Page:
Caprice No 4 in C minor (Maestoso) displays various kinds of double-stopping, while Caprice No 5 in A minor (Agitato), a popular encore showpiece, is a kind of rapid cadenza whose outer sections frame a passage of whirlwind scales that demonstrate spiccato bowing. Caprice No 6 in G minor (Adagio) presents an eloquent melody over a left-hand tremolo on the string below it, while Caprice No 7 in A minor (Posato) opens with an imposing passage in octaves, followed by an exhibition of flying staccato. Much of Caprice No 8 in E flat major (Maestoso) is concerned with passages played in thirds, some of them formidably difficult.

Caprice No 9 in E major (Allegretto) has earned the nickname of ‘La chasse’ (‘The hunt’). At the start of the piece the violin’s A and E strings are played sul tastiera (on the fingerboard) in order to imitate the sound of a flute (Paganini’s marking is imitando il Flauto), while the G and D strings are meant to imitate that of a horn (imitando il Corno). Musically it is essentially a study in double-stopping, with passages of ricochet (bouncing staccato) in the middle section. A different kind of staccato, played martellato (hammered) is the principal focus for Caprice No 10 in G minor (Vivace), while in contrast the expressive Caprice No 11 in C major opens with solemn chords (Andante) enclosing a Presto middle section. Caprice No 12 in A flat major (Allegro) features passages of rapid tenths, played across the strings; a chromatic descent in thirds prefaces and follows a rapid central section played at the point of the bow.

Caprice No 13 in B flat major (Allegro) has gained the popular epithet ‘The Devil’s Laughter’. It begins with passages of scale-like double-stopping at a moderate speed, but a central section of very rapid runs exercises left-hand flexibility and shifting of position as well as détaché bowing in the right hand. Caprice No 14 in E flat major (Moderato) is a robust study in march-time, requiring its chordal writing to be attacked evenly but with panache; while Caprice No 15 in E minor (Posato) begins with expressive playing in octaves that leads to flamboyant arpeggios in the high register and passages of flying staccato. The rapid semiquaver patterns of Caprice No 16 in G minor (Presto) are contrasted across high and low registers.

Caprice No 17 in E flat major (Sostenuto – Andante) juxtaposes a simple tune in double-stopped sixths on the G and D strings with florid demisemiquaver runs and figuration on the A and E strings. There is an extended, famously difficult central section in octaves. Caprice No 18 in C major (Corrente: Allegro) has a fanfare-like introductory figure on the G string played in numerous different positions, and a central section built upon rapid scales in thirds. Considerable bowing control is called for in Caprice No 19 in E flat major (Lento – Allegro assai), while Caprice No 20 in D major (Allegretto), in its central section, resourcefully employs the D string as a bagpipe-like drone, which forms the underpinning to a sweetly lyrical melody played on the A and E strings. The beautiful opening and closing sections exploit wide-spaced double- and triple-stopped chordal writing.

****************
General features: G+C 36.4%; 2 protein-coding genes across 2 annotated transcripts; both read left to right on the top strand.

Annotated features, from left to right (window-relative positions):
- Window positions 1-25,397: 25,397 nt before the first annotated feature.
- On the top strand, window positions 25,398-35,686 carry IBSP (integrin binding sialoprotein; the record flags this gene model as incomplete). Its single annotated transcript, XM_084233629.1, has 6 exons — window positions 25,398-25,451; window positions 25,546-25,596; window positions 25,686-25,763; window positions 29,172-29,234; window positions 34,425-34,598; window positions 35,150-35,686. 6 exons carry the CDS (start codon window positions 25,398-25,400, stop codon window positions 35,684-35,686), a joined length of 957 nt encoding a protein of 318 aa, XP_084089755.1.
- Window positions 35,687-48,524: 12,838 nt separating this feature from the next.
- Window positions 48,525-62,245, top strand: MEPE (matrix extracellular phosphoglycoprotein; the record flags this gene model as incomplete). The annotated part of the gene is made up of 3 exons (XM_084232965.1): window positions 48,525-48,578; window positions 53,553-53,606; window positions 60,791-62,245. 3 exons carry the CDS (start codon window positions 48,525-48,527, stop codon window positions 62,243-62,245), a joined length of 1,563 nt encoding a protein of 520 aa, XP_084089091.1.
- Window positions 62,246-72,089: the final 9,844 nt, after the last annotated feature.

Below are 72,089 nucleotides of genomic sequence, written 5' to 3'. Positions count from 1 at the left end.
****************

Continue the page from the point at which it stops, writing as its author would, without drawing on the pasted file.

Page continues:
Caprice No 21 in A major (Amoroso) opens with an almost operatic melody (the marking Amoroso perhaps suggests we should imagine a love scene) played in double-stopped sixths, which is followed by another scintillating display of up-bow staccato. Caprice No 22 in F major (Marcato) has outer sections of grandiose chordal writing, with martellato bowing in the central episode. Caprice No 23 in E flat major (Posato) is a more episodic display piece, demonstrating a variety of techniques, preparing the way for the twenty-fourth and last Caprice.

The climax of the whole cycle is the famous Caprice No 24 in A minor (Quasi presto). In contrast to the simple ternary or binary forms of the other Caprices, No 24 is elaborately structured as a theme, eleven variations and finale. The theme is Paganini’s most famous, and has been subjected to countless variation-works by, among others, Liszt, Schumann, Brahms, Rachmaninov, Blacher, Lutoslawski and Andrew Lloyd Webber. This is because it is essentially a brilliantly conceived harmonic skeleton, which exerts an irresistible appeal to be clothed in flesh of musical substance, as Paganini himself does throughout. This splendid work not only sums up the technical challenges of the previous Caprices but adds two new ones—a scintillating section played only with downward bow-strokes and another that alternates fast bowed notes with plucked ones in the left hand, at astonishing speed.

Calum MacDonald © 2009